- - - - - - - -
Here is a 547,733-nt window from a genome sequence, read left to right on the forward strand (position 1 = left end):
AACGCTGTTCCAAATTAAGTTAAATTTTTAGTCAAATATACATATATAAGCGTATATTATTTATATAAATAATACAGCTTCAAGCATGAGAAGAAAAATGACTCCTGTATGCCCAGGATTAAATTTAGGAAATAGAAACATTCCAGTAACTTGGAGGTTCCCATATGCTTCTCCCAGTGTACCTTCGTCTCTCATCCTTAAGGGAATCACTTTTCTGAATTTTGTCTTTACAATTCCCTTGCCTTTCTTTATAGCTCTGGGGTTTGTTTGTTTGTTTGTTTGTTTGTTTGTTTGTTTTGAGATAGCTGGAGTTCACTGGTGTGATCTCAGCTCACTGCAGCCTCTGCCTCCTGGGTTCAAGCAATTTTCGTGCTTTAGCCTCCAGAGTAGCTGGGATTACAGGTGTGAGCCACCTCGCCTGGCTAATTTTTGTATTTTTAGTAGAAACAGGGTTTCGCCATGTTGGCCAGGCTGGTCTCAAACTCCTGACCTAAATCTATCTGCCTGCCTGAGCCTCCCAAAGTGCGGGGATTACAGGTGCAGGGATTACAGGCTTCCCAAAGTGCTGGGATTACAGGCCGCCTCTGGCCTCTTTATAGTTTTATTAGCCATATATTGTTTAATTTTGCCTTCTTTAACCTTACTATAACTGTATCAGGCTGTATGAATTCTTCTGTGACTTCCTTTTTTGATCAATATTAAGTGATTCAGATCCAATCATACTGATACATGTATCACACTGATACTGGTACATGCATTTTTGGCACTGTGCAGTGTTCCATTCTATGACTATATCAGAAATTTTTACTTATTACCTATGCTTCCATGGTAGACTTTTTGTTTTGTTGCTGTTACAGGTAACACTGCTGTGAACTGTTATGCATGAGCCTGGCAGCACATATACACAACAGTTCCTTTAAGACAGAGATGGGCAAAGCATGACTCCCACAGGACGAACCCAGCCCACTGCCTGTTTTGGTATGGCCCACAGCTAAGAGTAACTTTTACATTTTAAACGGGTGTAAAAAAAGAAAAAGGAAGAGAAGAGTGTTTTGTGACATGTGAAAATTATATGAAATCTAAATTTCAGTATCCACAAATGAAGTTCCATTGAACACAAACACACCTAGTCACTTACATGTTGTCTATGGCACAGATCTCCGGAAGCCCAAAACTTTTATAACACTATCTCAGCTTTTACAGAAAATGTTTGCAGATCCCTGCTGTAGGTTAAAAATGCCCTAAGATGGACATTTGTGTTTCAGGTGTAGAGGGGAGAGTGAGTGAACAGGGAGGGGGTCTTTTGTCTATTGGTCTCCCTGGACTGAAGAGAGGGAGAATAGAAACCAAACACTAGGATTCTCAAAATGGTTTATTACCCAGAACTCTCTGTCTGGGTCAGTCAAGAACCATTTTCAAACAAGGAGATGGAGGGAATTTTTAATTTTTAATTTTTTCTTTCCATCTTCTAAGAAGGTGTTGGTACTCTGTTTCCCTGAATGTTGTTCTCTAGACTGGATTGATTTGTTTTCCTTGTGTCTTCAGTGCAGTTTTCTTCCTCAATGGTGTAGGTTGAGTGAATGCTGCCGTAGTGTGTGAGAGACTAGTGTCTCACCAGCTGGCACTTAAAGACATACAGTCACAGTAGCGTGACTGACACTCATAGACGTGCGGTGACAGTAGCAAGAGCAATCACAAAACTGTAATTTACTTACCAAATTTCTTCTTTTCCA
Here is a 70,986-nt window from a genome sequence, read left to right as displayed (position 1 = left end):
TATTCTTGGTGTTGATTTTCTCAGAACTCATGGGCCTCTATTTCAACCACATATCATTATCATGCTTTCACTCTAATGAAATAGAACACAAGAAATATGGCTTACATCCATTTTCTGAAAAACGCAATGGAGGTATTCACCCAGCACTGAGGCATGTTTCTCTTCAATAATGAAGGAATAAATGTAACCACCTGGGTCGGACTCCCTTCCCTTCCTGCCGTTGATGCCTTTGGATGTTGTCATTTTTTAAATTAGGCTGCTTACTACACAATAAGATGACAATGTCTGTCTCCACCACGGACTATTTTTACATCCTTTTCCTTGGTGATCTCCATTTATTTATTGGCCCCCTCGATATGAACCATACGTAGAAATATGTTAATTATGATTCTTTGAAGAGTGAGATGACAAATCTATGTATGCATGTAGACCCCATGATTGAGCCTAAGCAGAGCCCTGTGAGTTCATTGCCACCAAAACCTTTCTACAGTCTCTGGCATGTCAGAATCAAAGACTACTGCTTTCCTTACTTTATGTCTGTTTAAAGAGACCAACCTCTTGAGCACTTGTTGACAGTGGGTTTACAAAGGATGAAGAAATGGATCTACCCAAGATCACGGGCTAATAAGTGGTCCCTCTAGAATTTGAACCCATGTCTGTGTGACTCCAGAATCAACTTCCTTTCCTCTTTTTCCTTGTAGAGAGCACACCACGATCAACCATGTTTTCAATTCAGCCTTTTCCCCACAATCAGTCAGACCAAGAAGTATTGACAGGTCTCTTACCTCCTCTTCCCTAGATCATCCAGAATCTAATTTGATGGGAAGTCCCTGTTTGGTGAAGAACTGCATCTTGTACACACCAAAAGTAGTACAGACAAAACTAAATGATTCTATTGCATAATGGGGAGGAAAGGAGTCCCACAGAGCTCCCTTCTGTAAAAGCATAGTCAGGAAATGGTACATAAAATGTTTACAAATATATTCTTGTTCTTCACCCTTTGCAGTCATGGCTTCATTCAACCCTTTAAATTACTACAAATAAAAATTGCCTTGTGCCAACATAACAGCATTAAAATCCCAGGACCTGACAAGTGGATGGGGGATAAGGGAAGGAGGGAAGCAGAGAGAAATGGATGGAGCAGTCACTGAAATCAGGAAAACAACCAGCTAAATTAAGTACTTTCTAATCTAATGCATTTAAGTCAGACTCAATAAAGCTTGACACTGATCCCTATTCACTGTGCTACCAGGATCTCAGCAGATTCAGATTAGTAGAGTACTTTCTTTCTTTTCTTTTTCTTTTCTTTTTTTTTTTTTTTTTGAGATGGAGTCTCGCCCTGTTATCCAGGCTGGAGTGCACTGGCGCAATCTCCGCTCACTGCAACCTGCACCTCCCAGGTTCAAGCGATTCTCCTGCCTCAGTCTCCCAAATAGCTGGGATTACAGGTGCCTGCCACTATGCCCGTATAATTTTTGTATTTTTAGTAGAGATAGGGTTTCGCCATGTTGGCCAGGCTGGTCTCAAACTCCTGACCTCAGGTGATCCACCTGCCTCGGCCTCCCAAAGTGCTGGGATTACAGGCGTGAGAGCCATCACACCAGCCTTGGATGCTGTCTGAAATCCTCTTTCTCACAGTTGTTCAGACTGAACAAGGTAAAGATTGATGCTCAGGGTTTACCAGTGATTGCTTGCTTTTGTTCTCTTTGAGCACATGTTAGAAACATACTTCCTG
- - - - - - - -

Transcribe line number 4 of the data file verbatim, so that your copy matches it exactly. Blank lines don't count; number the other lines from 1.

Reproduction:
TATTCTTGGTGTTGATTTTCTCAGAACTCATGGGCCTCTATTTCAACCACATATCATTATCATGCTTTCACTCTAATGAAATAGAACACAAGAAATATGGCTTACATCCATTTTCTGAAAAACGCAATGGAGGTATTCACCCAGCACTGAGGCATGTTTCTCTTCAATAATGAAGGAATAAATGTAACCACCTGGGTCGGACTCCCTTCCCTTCCTGCCGTTGATGCCTTTGGATGTTGTCATTTTTTAAATTAGGCTGCTTACTACACAATAAGATGACAATGTCTGTCTCCACCACGGACTATTTTTACATCCTTTTCCTTGGTGATCTCCATTTATTTATTGGCCCCCTCGATATGAACCATACGTAGAAATATGTTAATTATGATTCTTTGAAGAGTGAGATGACAAATCTATGTATGCATGTAGACCCCATGATTGAGCCTAAGCAGAGCCCTGTGAGTTCATTGCCACCAAAACCTTTCTACAGTCTCTGGCATGTCAGAATCAAAGACTACTGCTTTCCTTACTTTATGTCTGTTTAAAGAGACCAACCTCTTGAGCACTTGTTGACAGTGGGTTTACAAAGGATGAAGAAATGGATCTACCCAAGATCACGGGCTAATAAGTGGTCCCTCTAGAATTTGAACCCATGTCTGTGTGACTCCAGAATCAACTTCCTTTCCTCTTTTTCCTTGTAGAGAGCACACCACGATCAACCATGTTTTCAATTCAGCCTTTTCCCCACAATCAGTCAGACCAAGAAGTATTGACAGGTCTCTTACCTCCTCTTCCCTAGATCATCCAGAATCTAATTTGATGGGAAGTCCCTGTTTGGTGAAGAACTGCATCTTGTACACACCAAAAGTAGTACAGACAAAACTAAATGATTCTATTGCATAATGGGGAGGAAAGGAGTCCCACAGAGCTCCCTTCTGTAAAAGCATAGTCAGGAAATGGTACATAAAATGTTTACAAATATATTCTTGTTCTTCACCCTTTGCAGTCATGGCTTCATTCAACCCTTTAAATTACTACAAATAAAAATTGCCTTGTGCCAACATAACAGCATTAAAATCCCAGGACCTGACAAGTGGATGGGGGATAAGGGAAGGAGGGAAGCAGAGAGAAATGGATGGAGCAGTCACTGAAATCAGGAAAACAACCAGCTAAATTAAGTACTTTCTAATCTAATGCATTTAAGTCAGACTCAATAAAGCTTGACACTGATCCCTATTCACTGTGCTACCAGGATCTCAGCAGATTCAGATTAGTAGAGTACTTTCTTTCTTTTCTTTTTCTTTTCTTTTTTTTTTTTTTTTTGAGATGGAGTCTCGCCCTGTTATCCAGGCTGGAGTGCACTGGCGCAATCTCCGCTCACTGCAACCTGCACCTCCCAGGTTCAAGCGATTCTCCTGCCTCAGTCTCCCAAATAGCTGGGATTACAGGTGCCTGCCACTATGCCCGTATAATTTTTGTATTTTTAGTAGAGATAGGGTTTCGCCATGTTGGCCAGGCTGGTCTCAAACTCCTGACCTCAGGTGATCCACCTGCCTCGGCCTCCCAAAGTGCTGGGATTACAGGCGTGAGAGCCATCACACCAGCCTTGGATGCTGTCTGAAATCCTCTTTCTCACAGTTGTTCAGACTGAACAAGGTAAAGATTGATGCTCAGGGTTTACCAGTGATTGCTTGCTTTTGTTCTCTTTGAGCACATGTTAGAAACATACTTCCTG